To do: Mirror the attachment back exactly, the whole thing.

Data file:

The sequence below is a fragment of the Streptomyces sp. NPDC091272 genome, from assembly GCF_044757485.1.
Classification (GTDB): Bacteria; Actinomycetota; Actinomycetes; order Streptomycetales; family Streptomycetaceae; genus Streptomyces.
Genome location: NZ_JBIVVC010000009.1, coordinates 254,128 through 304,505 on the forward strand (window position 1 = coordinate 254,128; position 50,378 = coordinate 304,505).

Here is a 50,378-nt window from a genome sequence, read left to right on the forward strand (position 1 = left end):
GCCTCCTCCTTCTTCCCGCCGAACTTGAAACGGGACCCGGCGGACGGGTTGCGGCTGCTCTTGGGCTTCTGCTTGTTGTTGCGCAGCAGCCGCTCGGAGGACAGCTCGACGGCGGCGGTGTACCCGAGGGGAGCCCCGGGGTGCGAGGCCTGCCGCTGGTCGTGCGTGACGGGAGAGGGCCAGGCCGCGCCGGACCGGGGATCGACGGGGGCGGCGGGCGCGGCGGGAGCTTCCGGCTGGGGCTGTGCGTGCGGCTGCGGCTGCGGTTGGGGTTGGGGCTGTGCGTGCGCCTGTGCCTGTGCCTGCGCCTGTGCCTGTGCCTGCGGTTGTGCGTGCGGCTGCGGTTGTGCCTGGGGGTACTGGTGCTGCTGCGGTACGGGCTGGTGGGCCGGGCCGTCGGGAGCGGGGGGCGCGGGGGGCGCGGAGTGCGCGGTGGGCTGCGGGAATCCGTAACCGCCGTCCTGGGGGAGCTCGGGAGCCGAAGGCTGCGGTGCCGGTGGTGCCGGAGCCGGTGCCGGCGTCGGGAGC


The sequence below is a fragment of the Streptomyces sp. NPDC091272 genome, from assembly GCF_044757485.1.
Classification (GTDB): Bacteria; Actinomycetota; Actinomycetes; order Streptomycetales; family Streptomycetaceae; genus Streptomyces.
Genome location: NZ_JBIVVC010000009.1, coordinates 254,128 through 304,505 on the forward strand (window position 1 = coordinate 254,128; position 50,378 = coordinate 304,505).

Here is a 50,378-nt window from a genome sequence, read left to right on the forward strand (position 1 = left end):
GCCTCCTCCTTCTTCCCGCCGAACTTGAAACGGGACCCGGCGGACGGGTTGCGGCTGCTCTTGGGCTTCTGCTTGTTGTTGCGCAGCAGCCGCTCGGAGGACAGCTCGACGGCGGCGGTGTACCCGAGGGGAGCCCCGGGGTGCGAGGCCTGCCGCTGGTCGTGCGTGACGGGAGAGGGCCAGGCCGCGCCGGACCGGGGATCGACGGGGGCGGCGGGCGCGGCGGGAGCTTCCGGCTGGGGCTGTGCGTGCGGCTGCGGCTGCGGTTGGGGTTGGGGCTGTGCGTGCGCCTGTGCCTGTGCCTGCGCCTGTGCCTGTGCCTGCGGTTGTGCGTGCGGCTGCGGTTGTGCCTGGGGGTACTGGTGCTGCTGCGGTACGGGCTGGTGGGCCGGGCCGTCGGGAGCGGGGGGCGCGGGGGGCGCGGAGTGCGCGGTGGGCTGCGGGAATCCGTAACCGCCGTCCTGGGGGAGCTCGGGAGCCGAAGGCTGCGGTGCCGGTGGTGCCGGAGCCGGTGCCGGCGTCGGGAGC